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Tourism: Shopping for just the right gift

By Charles Swenson
Coastal Observer

Some Christmas shoppers will surely sympathize with Lauren Joseph. Not only is she looking for the perfect gift, she needs a gift that keeps on giving.

She’s leaning toward an insulated tote bag.

Joseph is the Georgetown County tourism director and she’s shopping for something that will make an impression on 500 people who will attend February’s S.C. Governor’s Conference on Tourism and Travel. The conference will be held in Myrtle Beach and the county Tourism Management Commission wants to use the opportunity to promote the Hammock Coast brand it’s adopted. Rather than go with a standard $750 sponsorship, the commission authorized Joseph to spend up to $5,000. “Go big or don’t go,” commission member David McMillan said.

But all the good sponsorships had been snapped up by the time Joseph got the commission’s approval last month. The conference organizers at the state Department of Parks, Recreation and Tourism told Joseph to go with the $750 level and put the rest of her budget into “good swag” that will go into gift bags for the participants.

Joseph pitched the idea to the commission last week. After the insulated tote, she had her eye on stainless steel drink bottles. They would have Hammock Coast logos along with the names of the communities it includes. She also did some research into what recipients don’t want, such as pens, flash drives and koozies.

“A beach towel stays in the house for generations,” said Bob Seganti, the commission chairman. “I’ve got a million totes and water bottles.”

Joseph considered that. She has a beach towel that she can’t do without, even though it says “Visit Myrtle Beach.” But she said a decent beach towel may be too big to fit in the gift bag, especially with the swag from other sponsors.

Commission member David Teems said he likes large bottle openers. “I use one every day,” he said.

McMillan suggested a knock-off Tervis tumbler.

Or T-shirts, Seganti said.

“Guys wear T-shirts. Women really don’t wear T-shirts except around the house or to sleep in,” Joseph said.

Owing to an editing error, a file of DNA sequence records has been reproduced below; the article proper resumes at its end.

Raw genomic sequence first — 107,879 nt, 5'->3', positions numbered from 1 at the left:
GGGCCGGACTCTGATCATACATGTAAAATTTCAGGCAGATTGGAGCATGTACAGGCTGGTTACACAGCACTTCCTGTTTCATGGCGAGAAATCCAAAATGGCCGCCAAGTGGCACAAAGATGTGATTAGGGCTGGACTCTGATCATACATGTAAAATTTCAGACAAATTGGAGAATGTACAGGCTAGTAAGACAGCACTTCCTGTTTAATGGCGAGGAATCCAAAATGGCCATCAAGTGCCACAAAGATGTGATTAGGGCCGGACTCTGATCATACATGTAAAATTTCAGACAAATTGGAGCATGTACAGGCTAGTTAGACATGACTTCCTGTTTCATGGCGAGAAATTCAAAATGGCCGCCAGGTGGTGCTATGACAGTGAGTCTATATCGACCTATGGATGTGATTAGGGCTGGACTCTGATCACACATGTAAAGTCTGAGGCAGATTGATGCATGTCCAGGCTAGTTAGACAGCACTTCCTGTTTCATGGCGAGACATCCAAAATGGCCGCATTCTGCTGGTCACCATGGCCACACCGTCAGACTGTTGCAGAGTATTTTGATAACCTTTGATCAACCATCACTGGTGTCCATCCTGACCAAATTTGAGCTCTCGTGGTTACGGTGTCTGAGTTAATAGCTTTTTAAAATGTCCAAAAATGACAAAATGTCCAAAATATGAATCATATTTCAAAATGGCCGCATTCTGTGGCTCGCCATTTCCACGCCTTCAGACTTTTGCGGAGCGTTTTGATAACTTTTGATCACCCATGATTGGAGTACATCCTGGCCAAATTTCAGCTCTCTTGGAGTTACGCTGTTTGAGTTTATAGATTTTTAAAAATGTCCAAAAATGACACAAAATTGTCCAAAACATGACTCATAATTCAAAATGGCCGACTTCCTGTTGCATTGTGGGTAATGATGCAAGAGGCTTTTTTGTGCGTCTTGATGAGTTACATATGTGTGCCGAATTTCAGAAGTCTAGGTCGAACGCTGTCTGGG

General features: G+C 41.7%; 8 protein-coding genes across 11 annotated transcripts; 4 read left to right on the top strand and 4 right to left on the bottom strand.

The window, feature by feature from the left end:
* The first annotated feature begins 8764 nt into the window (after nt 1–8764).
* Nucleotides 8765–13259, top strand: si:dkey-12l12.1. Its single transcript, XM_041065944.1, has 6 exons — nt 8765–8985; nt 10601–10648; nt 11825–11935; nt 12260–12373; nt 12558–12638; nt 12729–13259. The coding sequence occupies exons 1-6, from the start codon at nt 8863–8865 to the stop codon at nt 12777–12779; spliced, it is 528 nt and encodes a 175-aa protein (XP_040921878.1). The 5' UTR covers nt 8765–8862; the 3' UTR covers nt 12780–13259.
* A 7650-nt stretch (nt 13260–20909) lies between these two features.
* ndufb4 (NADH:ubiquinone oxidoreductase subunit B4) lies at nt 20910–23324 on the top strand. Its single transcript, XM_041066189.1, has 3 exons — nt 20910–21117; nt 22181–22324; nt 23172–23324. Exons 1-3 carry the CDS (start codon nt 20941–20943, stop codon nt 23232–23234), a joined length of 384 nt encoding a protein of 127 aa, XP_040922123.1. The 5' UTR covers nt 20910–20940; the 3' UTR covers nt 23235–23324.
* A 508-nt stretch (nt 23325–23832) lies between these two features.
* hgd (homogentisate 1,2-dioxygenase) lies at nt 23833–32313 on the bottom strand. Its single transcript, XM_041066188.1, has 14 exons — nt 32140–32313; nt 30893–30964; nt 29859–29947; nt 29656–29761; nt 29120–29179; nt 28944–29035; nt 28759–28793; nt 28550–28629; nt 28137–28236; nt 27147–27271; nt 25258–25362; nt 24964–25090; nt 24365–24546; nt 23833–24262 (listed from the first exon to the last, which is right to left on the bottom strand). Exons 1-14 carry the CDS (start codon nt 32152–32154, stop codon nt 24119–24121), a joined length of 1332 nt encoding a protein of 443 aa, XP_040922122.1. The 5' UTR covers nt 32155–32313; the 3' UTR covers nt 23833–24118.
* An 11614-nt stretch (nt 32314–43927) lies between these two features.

“You’re on the right track with the beach theme,” Seganti said.

Joseph thinks the insulated totes have the edge in size and utility, but she also has a local source for beach towels, ones that have a pocket so they can be slipped over a beach chair. The audience at the tourism conference may be surprised.

On the road | The online travel site DreamPlanGo is one of the most expensive media used by the tourism commission to reach prospective visitors at $16.79 per thousand views. But it also has the highest rate of engagement.

“That got me thinking,” Joseph said. “Let’s think about putting more money into the folks who are actually sending us business.”

She recommended the commission spend $30,000 to become a sponsor of the DreamPlanGo annual Road Trip Week. That includes online ads, an electronic newsletter and social media from April 12 to 19. With the deal, the Hammock Coast would “own the day” on one of those dates, Joseph said.

The county’s beaches have a loyal following and many repeat visitors, she said. “One of the challenges is getting the word about us to new people,” Joseph said.

Commission members were concerned about the timing: too late for Easter and school spring breaks, too soon for summer.

“We like the idea, we don’t like the date,” said Helen Benso, the former commission chairman who has returned for a new term as a commission member.

“It seems like it would be better 30 days earlier or later,” Seganti said.

But Joseph said the promotion isn’t aimed a spring-breakers. It’s intended to reach people who take road trips during the summer.

The commission agreed to add it to the $281,825 it has budgeted for interactive advertising. That will still leave the commission with cash on hand at the end of the year.

Tax collections | Georgetown County was fourth among the state’s 46 counties in accommodations tax collections for the quarter ending Sept. 30, according to PRT. Because of past accounting errors, the state Department of Revenue can’t provide a meaningful comparison from the previous year, but revenue from the county’s own accommodations tax is up 6 percent through November, Joseph said.

Accommodations tax collected in the county amounted to $1.22 million in the quarter. Horry County led the state with $12.1 million, followed by Charleston ($6 million) and Beaufort ($4.1 million) counties.

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